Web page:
82 Northbourne AvenueEdit profile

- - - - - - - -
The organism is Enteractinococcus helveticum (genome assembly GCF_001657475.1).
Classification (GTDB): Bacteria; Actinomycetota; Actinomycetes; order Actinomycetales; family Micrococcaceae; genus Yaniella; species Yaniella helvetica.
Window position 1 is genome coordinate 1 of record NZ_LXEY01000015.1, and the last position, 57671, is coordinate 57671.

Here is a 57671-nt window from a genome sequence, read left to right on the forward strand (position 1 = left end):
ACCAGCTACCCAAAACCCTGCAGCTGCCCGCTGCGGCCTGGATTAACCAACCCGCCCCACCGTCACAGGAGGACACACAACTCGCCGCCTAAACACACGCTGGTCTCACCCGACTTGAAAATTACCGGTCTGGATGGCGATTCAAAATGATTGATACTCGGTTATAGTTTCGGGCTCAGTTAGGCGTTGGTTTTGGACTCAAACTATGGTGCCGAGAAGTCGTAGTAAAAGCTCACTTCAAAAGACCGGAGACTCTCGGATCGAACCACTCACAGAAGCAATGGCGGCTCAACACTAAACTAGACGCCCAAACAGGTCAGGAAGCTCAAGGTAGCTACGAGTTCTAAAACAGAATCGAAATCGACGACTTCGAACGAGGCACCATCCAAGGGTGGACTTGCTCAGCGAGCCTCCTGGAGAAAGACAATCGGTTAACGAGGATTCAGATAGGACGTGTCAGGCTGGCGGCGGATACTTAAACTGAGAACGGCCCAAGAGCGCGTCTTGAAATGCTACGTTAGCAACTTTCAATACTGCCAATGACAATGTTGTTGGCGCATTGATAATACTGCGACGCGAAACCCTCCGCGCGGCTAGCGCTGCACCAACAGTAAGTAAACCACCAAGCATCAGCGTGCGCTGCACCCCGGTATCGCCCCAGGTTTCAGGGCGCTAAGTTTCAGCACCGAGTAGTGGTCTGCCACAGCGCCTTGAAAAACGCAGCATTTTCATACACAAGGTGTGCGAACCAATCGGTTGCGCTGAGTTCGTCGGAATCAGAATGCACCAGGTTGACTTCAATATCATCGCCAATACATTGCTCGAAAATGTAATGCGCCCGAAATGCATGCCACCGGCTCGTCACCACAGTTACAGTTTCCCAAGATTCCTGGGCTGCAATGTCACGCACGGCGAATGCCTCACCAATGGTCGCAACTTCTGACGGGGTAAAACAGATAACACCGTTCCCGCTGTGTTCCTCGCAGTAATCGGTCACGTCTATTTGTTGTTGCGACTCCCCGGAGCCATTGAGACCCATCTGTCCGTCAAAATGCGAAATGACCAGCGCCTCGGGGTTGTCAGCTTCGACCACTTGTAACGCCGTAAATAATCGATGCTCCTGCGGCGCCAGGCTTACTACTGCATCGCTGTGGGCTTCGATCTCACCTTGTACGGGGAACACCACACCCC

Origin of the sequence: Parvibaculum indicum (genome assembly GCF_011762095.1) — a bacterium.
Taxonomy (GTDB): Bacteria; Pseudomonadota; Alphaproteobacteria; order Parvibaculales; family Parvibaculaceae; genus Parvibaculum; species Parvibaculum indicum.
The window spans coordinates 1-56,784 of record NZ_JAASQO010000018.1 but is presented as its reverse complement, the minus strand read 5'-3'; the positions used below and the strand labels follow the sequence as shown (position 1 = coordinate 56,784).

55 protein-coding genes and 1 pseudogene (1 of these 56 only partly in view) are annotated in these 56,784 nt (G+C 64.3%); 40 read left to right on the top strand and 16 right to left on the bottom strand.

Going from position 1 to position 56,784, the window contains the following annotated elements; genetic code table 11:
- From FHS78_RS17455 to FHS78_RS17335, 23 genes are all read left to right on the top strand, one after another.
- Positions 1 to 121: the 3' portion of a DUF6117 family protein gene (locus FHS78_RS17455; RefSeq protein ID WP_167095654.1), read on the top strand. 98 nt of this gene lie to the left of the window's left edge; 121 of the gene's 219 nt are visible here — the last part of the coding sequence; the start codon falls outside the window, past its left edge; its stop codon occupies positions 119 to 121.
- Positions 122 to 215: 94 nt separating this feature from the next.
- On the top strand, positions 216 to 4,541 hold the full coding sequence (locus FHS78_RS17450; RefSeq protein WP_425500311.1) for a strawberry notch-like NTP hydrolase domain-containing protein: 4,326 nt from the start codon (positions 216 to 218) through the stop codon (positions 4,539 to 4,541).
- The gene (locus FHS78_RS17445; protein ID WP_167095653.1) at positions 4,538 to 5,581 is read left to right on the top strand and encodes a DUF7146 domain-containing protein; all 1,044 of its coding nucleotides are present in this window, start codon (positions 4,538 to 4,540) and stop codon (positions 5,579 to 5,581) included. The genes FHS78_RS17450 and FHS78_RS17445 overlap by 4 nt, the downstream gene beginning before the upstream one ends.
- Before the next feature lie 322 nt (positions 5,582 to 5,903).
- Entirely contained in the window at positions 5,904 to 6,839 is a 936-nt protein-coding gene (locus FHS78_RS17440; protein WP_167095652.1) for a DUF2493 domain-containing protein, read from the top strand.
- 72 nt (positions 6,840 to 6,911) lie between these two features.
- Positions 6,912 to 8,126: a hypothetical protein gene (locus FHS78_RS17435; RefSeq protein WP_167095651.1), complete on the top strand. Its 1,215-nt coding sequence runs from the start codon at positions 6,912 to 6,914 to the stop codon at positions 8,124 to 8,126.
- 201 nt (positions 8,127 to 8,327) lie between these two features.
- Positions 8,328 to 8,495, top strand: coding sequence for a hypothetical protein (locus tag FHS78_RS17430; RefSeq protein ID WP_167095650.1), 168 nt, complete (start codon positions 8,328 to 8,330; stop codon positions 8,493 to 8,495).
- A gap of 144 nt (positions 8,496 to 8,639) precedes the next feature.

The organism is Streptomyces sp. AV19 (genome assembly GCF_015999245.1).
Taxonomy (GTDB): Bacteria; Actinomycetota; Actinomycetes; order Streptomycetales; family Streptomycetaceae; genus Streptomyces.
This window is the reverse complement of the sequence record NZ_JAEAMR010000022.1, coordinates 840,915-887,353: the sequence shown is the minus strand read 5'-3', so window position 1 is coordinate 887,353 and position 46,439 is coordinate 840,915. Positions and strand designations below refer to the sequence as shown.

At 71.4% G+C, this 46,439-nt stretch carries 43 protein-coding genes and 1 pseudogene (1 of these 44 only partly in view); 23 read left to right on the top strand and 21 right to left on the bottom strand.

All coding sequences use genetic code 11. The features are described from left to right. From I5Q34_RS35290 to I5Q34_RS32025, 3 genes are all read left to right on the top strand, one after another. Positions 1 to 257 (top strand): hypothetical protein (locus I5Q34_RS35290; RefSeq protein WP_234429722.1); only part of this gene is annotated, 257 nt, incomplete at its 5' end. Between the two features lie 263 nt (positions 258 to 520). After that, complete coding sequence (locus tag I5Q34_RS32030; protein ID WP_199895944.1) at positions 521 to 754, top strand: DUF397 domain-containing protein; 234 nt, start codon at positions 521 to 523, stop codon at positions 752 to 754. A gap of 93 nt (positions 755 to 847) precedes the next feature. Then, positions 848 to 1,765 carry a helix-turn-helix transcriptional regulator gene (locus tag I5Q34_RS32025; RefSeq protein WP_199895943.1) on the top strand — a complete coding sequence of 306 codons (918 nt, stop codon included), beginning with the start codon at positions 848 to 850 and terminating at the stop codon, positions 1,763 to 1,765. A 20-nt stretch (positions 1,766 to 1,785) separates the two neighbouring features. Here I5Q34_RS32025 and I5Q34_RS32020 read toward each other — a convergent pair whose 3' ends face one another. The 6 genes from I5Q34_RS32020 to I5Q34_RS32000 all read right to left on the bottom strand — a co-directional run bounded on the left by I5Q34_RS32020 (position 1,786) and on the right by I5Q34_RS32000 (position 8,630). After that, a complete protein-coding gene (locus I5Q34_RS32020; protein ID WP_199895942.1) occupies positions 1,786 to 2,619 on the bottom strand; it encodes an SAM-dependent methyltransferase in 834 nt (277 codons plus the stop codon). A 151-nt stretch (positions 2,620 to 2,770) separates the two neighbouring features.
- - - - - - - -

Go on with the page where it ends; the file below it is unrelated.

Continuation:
82 Northbourne Ave is a seven storey commercial office building with a three storey basement. Though conceived as a speculative office development without a tenant, the building is organised to allow the creation of a contemporary workplace environment for a Government Department. The building is designed to provide spatial amenity that exceeds the requirements and expectations for commercial office space generated from compliance to standard Australian Commonwealth tenancy briefs. The building is located on the edge of Canberra’s CBD on Northbourne Ave, one of Canberra’s major avenues envisioned by Walter Burly Griffin to act as an axial ceremonial entry drive that passes through the city and terminates on Capital Hill; the site of Australia’s Parliament House. Northbourne Avenue with it’s broad internal corridor of large native trees, large setbacks, displays the landscape and built form intermix, which is one of the enduring and essential characteristic of the Walter Burley Griffin Canberra Plan. The more memorable buildings along Northbourne Avenue tend to date from the 1960’s and 1970’s, and are characteristically of the late 20th century brutalist expression. These buildings were designed by such noted Australian architects as Roy Grounds, Sydney Ancher, John Andrews. They utlised an orthographic and repetitious use geometry and embraced the Australian native landscape. The more recent development of commercial buildings that line this part of Northbourne Avenue are mixed in material use and scale, and have degraded the civic intentions of Griffin and the late 20th century modernist legacy. With the insertion of this new commercial office building in this context we have sought to provide a building that recalls the civic and landscape intentions of Griffins vision for Northbourne Avenue, and unsentimentally acknowledges modernist traditions of Canberra’s finest architecture. The aspiration however was mediated through the significant constraints of a design and construct delivery and a low budget, with the rate of construction being AU$1700m2. This building is designed to be perceived as a simple, clean, open and transparent building with façades of glazing which are framed and captured between off-form concrete structural elements. Each façade has been individually analysed by context, view and sun position to provide a coherent approach, whereby each façade modelled by sunlight, will change in degree of transparency and reflectivity across the duration of the day. The result is a representation of the structural and environmental requirements of the building, maximising natural daylight into the building and contributing to internal environment of high level quality. The building is configured about a 16.8 m wide by 56.4m long open floorplate. The core of the building situated to the north within 10m of an adjacent hotel building, is a solid form that consolidates lifts, stairs, services and amenities. The core screens the floorplate from overlooking and allows the floorplate optimum efficiency in regard to circulation efficiency and tenant flexibility. The building’s north and south edge are setback to allow pedestrian and vehicular cross site access. The generous timber decked pedestrian breezeway to the south of the building provides connectivity between Northbourne Avenue and Mort Street, while a ground floor café and external deck to the west activates the principal façade and the building’s entry point and foyer. The floor plate has an optimum depth in relation to the use of the 3.3m high perimetre glazing providing maximum occupant amenity, natural light and views. The configuring of the ceiling services to allow high ceilings adjacent the building perimeter, permits the achievement of the 3.3m height where 2.7m is typical. The narrower east and west facades which incorporate vertical pre-cast concrete columns and recessed glazing allow environmental control through sun shading, filtered morning and afternoon sun, while providing distant views to the surrounding mountain ranges. The south elevation with minimal columns and glazing flush to the external façade allow occupants uninterrupted views over Canberra’s CBD. The dimensions of this arrangement together with the extent of glazing to all sides avails the floorplate with an amenity and scale that will support the establishment of best practice workplaces that promote unity, transparency, functionality and community. Within the constraints of a speculative office delivered under a design and construct fixed price contract, the building sought to achieve a strong architectural language that mediated between the geometry and materiality of its surrounding brutalist context, the cost efficient methods of construction and the systematic use of façade cladding systems dictated by contractor. The northern core incorporates horizontal concrete bands and metal clad infill, is then articulated and framed at each end of the core with deep set recessed glazing revealing the building’s activity and meeting rooms. In contrast the open space office component with full height glazing is recessed, or the reverse, aligned flush to the façade, depending on the solar requirements to each façade. In collaboration with the contractor, the glazing frames were all custom designed to achieve a combination of flush and shadow line details. These innovations to the design of the façade system and the pre-cast concrete assemblage of the building allowed a significant increase in the quality, performance and appearance of the building. The building has a restricted pallet of material, a compositional but simple use of rigorous geometry, and responsiveness to the making of a vital civic realm together with an amenable workplace. The building was designed to achieve a 4.5 star ABGR rating and 4 star ABCA rating in regard to its environmental performance. The sustainability objectives were lead by an approach of component efficiency, orientation and exposure, rather than the incorporation of complex and costly building services. The building demonstrates that sustainability can be achieved within modest but practical design. Buildings are more than ideas, spatial arrangements of activities, profile and exciting spaces. They are material objects. It is the use, relation and orchestration of materials that makes buildings more than a diagram or an item of fashion. It is the dialogue between a building’s materiality, its context and its activities and events that makes architecture. 82 Northbourne Avenue seeks to recover an Architecture of corporeality and substance.